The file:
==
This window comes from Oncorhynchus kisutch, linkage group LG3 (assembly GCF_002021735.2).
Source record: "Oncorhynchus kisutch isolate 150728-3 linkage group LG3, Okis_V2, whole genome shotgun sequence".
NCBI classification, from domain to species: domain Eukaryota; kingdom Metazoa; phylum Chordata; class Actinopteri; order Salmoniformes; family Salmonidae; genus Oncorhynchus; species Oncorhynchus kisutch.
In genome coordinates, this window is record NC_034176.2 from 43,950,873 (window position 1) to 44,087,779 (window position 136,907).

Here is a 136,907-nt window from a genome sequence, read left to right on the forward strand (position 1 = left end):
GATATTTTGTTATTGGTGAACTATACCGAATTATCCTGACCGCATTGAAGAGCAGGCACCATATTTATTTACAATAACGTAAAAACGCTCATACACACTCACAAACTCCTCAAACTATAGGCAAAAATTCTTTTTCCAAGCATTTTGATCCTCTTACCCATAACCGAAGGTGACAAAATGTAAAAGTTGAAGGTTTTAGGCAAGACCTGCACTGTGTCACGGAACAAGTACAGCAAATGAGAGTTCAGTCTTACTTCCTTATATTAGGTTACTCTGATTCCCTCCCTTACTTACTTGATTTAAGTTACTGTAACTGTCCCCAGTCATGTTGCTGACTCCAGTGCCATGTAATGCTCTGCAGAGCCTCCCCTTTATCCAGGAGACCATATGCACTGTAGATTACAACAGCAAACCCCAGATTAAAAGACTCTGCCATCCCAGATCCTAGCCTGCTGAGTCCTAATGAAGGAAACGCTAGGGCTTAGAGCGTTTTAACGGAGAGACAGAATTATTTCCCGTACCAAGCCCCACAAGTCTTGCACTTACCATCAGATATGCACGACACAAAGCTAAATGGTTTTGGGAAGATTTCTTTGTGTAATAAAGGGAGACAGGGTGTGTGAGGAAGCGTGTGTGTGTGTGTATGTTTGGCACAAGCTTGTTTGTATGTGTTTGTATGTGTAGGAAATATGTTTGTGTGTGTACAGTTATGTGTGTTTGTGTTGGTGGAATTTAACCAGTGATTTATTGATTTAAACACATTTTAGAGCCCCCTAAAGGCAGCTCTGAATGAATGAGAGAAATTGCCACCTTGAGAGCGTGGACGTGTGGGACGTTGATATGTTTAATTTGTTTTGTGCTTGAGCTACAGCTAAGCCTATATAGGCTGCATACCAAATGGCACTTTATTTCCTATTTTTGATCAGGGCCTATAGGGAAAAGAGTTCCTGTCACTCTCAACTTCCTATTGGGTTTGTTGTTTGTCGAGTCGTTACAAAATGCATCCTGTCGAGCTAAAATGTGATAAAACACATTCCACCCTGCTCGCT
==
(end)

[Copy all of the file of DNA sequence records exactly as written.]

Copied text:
This window comes from Oncorhynchus kisutch, linkage group LG3 (assembly GCF_002021735.2).
Source record: "Oncorhynchus kisutch isolate 150728-3 linkage group LG3, Okis_V2, whole genome shotgun sequence".
NCBI classification, from domain to species: domain Eukaryota; kingdom Metazoa; phylum Chordata; class Actinopteri; order Salmoniformes; family Salmonidae; genus Oncorhynchus; species Oncorhynchus kisutch.
In genome coordinates, this window is record NC_034176.2 from 43,950,873 (window position 1) to 44,087,779 (window position 136,907).

Here is a 136,907-nt window from a genome sequence, read left to right on the forward strand (position 1 = left end):
GATATTTTGTTATTGGTGAACTATACCGAATTATCCTGACCGCATTGAAGAGCAGGCACCATATTTATTTACAATAACGTAAAAACGCTCATACACACTCACAAACTCCTCAAACTATAGGCAAAAATTCTTTTTCCAAGCATTTTGATCCTCTTACCCATAACCGAAGGTGACAAAATGTAAAAGTTGAAGGTTTTAGGCAAGACCTGCACTGTGTCACGGAACAAGTACAGCAAATGAGAGTTCAGTCTTACTTCCTTATATTAGGTTACTCTGATTCCCTCCCTTACTTACTTGATTTAAGTTACTGTAACTGTCCCCAGTCATGTTGCTGACTCCAGTGCCATGTAATGCTCTGCAGAGCCTCCCCTTTATCCAGGAGACCATATGCACTGTAGATTACAACAGCAAACCCCAGATTAAAAGACTCTGCCATCCCAGATCCTAGCCTGCTGAGTCCTAATGAAGGAAACGCTAGGGCTTAGAGCGTTTTAACGGAGAGACAGAATTATTTCCCGTACCAAGCCCCACAAGTCTTGCACTTACCATCAGATATGCACGACACAAAGCTAAATGGTTTTGGGAAGATTTCTTTGTGTAATAAAGGGAGACAGGGTGTGTGAGGAAGCGTGTGTGTGTGTGTATGTTTGGCACAAGCTTGTTTGTATGTGTTTGTATGTGTAGGAAATATGTTTGTGTGTGTACAGTTATGTGTGTTTGTGTTGGTGGAATTTAACCAGTGATTTATTGATTTAAACACATTTTAGAGCCCCCTAAAGGCAGCTCTGAATGAATGAGAGAAATTGCCACCTTGAGAGCGTGGACGTGTGGGACGTTGATATGTTTAATTTGTTTTGTGCTTGAGCTACAGCTAAGCCTATATAGGCTGCATACCAAATGGCACTTTATTTCCTATTTTTGATCAGGGCCTATAGGGAAAAGAGTTCCTGTCACTCTCAACTTCCTATTGGGTTTGTTGTTTGTCGAGTCGTTACAAAATGCATCCTGTCGAGCTAAAATGTGATAAAACACATTCCACCCTGCTCGCT